Zion Island 15.

Reichsarchiv.  Nachlasse Lange.  Personal letters.

20 July 1947.

My dear Lange[1],

You must be quite bored out there to be spending time reading old intelligence circulars and speculating on such idle questions.  Still, you recall quite correctly.  Here are the details in laymen’s terms.

In 1942 we had an outbreak of typhus in a Wehrmacht division on rest-and-retraining assignment here.  The doctors initially put it down to the men having returned with the disease from Russia.  As you know, it is common throughout the East.  The entire division went through an additional round of de-lousing with Zyklon-B.  However, some local French people then came down with it as well.  A young member of the medical staff who had been trained as an epidemiologist made further inquiries.

The French victims were all from a section of the town fairly removed from the camp.  The young doctor interviewed each of the French victims.  Being French and from the same neighborhood, they naturally shared many features and activities.  However, the doctor diligently eliminated one after another.  In the end, he found that they had all fallen sick soon after purchasing some butter on the black market.  All had purchased the butter from the same shop, ironically named “Au bon beurre”!  The shop-keeper immediately was interviewed.  He admitted to having purchased a large quantity of butter from a German mess-sergeant at the nearby-by base.  Shown photographs of all the mess-sergeants from the base, he picked out the guilty man.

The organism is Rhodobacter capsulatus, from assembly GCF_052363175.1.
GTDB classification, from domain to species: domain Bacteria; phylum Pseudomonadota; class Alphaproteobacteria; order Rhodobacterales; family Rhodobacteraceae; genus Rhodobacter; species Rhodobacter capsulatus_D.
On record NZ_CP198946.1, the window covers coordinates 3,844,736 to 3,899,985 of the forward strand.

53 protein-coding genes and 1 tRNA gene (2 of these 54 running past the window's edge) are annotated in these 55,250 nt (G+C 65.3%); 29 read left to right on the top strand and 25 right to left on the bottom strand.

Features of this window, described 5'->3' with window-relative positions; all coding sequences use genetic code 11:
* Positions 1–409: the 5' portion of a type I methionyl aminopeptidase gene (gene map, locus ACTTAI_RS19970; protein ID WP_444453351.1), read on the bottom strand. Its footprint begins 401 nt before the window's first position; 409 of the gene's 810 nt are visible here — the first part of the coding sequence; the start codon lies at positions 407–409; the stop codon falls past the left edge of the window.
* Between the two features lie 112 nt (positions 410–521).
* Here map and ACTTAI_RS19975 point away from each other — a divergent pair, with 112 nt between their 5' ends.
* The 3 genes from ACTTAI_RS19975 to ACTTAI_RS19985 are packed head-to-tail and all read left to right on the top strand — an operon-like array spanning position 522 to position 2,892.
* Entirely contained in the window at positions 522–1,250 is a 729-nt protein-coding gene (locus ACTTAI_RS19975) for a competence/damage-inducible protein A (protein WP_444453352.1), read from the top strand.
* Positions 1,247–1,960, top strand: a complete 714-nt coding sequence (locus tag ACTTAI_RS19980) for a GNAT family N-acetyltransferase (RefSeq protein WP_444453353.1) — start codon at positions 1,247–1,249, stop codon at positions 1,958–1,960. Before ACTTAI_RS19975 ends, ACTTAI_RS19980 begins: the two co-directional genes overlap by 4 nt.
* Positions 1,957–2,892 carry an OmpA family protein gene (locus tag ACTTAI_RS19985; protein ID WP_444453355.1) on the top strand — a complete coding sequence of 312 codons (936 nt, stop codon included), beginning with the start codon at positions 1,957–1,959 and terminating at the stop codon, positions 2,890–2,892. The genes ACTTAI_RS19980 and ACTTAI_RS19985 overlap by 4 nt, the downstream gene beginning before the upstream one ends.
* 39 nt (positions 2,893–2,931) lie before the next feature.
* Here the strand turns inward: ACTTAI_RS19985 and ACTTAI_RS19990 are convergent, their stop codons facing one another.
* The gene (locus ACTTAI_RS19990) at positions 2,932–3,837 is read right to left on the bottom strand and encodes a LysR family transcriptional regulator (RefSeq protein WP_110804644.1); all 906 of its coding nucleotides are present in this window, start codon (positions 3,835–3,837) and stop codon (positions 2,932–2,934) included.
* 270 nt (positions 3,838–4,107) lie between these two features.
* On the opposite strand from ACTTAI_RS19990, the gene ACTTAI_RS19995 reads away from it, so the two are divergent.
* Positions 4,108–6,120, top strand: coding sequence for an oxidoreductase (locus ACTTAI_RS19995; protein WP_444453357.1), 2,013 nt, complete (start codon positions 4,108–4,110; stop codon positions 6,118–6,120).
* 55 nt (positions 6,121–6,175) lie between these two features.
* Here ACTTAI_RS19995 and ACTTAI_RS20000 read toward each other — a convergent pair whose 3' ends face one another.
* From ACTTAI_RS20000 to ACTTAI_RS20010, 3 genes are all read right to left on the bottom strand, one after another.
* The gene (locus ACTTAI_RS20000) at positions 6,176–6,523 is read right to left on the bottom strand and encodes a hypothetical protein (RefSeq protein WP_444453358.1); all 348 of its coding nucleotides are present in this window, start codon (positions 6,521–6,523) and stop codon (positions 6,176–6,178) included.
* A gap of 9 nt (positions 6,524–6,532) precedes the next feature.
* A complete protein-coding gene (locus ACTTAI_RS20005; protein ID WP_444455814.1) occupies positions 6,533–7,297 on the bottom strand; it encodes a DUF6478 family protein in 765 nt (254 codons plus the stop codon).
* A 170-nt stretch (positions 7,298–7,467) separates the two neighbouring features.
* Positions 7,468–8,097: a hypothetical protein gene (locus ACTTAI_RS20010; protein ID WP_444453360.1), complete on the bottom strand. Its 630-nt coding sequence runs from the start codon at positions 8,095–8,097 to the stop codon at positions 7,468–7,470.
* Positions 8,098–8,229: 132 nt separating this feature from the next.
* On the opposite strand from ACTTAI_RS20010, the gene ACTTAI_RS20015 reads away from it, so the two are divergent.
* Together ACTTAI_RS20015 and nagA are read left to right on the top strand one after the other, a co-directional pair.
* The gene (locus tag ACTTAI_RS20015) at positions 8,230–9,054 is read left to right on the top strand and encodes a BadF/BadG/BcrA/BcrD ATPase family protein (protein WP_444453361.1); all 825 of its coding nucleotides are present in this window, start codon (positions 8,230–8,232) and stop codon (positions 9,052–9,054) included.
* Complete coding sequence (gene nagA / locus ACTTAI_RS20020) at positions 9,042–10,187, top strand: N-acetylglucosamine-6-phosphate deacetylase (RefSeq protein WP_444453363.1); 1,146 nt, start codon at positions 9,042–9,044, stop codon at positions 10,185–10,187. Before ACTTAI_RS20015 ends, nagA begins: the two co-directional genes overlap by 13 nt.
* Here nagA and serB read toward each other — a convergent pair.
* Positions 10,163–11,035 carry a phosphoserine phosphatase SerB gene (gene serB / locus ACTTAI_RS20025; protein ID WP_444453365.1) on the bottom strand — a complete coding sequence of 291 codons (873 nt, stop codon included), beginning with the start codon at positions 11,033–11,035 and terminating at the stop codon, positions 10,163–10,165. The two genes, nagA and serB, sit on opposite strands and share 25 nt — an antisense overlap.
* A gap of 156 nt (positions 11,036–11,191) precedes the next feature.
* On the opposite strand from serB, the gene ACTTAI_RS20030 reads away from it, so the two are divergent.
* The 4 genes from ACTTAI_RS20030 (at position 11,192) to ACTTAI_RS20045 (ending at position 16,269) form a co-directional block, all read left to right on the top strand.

The sergeant admitted the theft and sale, but that did not resolve the issue of the spread of the typhus.  Chemists examined the remains of the store of butter.  They reported that it had been infected with the germ that causes typhus!  Where had French butter come to be infected with typhus?  One answer would be to follow the path of the butter back from the mess stores to its point of production.  Another answer would be to try to identify the origin of the typhus infection.  The investigation bogged down for a time as we followed both lines of inquiry.

In the end, it turned out that a researcher at the Institut Pasteur had stolen the germ culture from a laboratory.  With the assistance of a friend who worked in Les Halles market, he had infected a shipment of butter consigned to the Wehrmacht camp.

So, yes, it is possible to “weaponize” diseases.  I hope that you and Dr. Mengele find this information useful.

H H,

Knochen.[2]

 

[1] Obersturmbannfuhrer der SS Dr. Rudolf Lange, Headquarters, Sipo-SD, Theresienstadt, Madagascar.

[2] Standartenfuhrer des SS Dr. Helmut Knochen, Office of the Police Attache, German Embassy, Paris.

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